My research yielded the following concrete numbers: ARD receives about 70% of the broadcasting fee (source) and claims to spend about 2% of it on GEMA/GVL (source). With revenues from broadcasting fees of €8,422,080,636.04 in 2021 (source), the total amount of fees paid for exploitation rights would be €168,441,612.72, if other broadcasting companies were to spend the same percentage.

The 2021 Annual Report of GEMA leads me to the following calculation:

  • In 2021, GEMA had 84.861 members.
  • In 2021, GEMA generated €1,031,978,000 in revenue.
    • Among this amount, €67,971,000 was generated from membership fees.
    • Of that amount, €826,028,000 was distributed as payouts.
    • With the number of members and subtracting their membership fees, this amounts to an average payout of about €11,360 per member for 2021.

I hope I have read this annual report correctly. But the fact that it's so complicated to read is an indication to me that these systems are in need of revision. The complexity may be understandable to some degree, but I'm convinced that something like this could be made much more transparent and straightforward just by using more modern language and format in such a report. For example, there could be a similarly simple calculation like the one I made above (if I did it correctly) on a separate page.

Now, just imagine that - if my calculation is correct - a member gets over €10,000 per year in passive income for just indirectly done work. In addition, there is also a great deal of luck and taste involved, what kind of music is popular with the audience, what is promoted and amplified by key players, and therefore experiences more success, etc. All these aspects are simply not transparent and highly opaque.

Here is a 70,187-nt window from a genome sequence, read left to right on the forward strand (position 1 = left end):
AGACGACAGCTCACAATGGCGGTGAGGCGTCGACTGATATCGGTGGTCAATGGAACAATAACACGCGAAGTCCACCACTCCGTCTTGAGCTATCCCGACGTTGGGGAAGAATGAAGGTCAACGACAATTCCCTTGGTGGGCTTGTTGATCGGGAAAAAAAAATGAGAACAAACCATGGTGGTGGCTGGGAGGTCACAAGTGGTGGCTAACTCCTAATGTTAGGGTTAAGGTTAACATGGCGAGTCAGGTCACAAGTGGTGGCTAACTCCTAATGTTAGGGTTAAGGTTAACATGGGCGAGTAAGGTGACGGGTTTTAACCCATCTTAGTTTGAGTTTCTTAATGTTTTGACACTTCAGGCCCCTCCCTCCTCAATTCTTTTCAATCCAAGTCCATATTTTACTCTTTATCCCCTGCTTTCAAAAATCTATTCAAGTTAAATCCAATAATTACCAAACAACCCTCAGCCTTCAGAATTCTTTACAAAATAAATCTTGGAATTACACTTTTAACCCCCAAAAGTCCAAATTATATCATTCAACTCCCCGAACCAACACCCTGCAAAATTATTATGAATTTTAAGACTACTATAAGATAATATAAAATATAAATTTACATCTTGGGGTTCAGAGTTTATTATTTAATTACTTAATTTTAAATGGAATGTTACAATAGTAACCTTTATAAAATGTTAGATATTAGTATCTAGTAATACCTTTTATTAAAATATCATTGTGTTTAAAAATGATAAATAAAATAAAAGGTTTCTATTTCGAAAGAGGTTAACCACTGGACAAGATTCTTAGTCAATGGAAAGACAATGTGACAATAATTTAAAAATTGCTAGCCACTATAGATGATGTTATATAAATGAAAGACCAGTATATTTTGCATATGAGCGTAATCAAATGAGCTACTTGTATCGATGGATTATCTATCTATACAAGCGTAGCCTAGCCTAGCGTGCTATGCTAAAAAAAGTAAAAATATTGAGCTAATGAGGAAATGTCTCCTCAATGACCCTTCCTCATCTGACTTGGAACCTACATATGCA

Insight into my self-employment: at my lowest hourly rate with the usual correction loops, €10,000 would be enough for about 45 minutes, and at my highest hourly rate with the usual correction loops, even only about 15 minutes of music. However, on average, I create new music for about an hour a year (trending upwards) and do not generate anywhere near this €10,000 (much of what I produce is licensed music on entrepreneurial risk).

To me, this example calculation is somehow a problem. Of course, it could simply mean that I have too little success or should even use more indirect compensation models. However, the fact remains that it seems very opaque to me and/or was difficult to research how and where funds flow back and forth when it comes to such indirect compensation models. And that's something I don't think is right.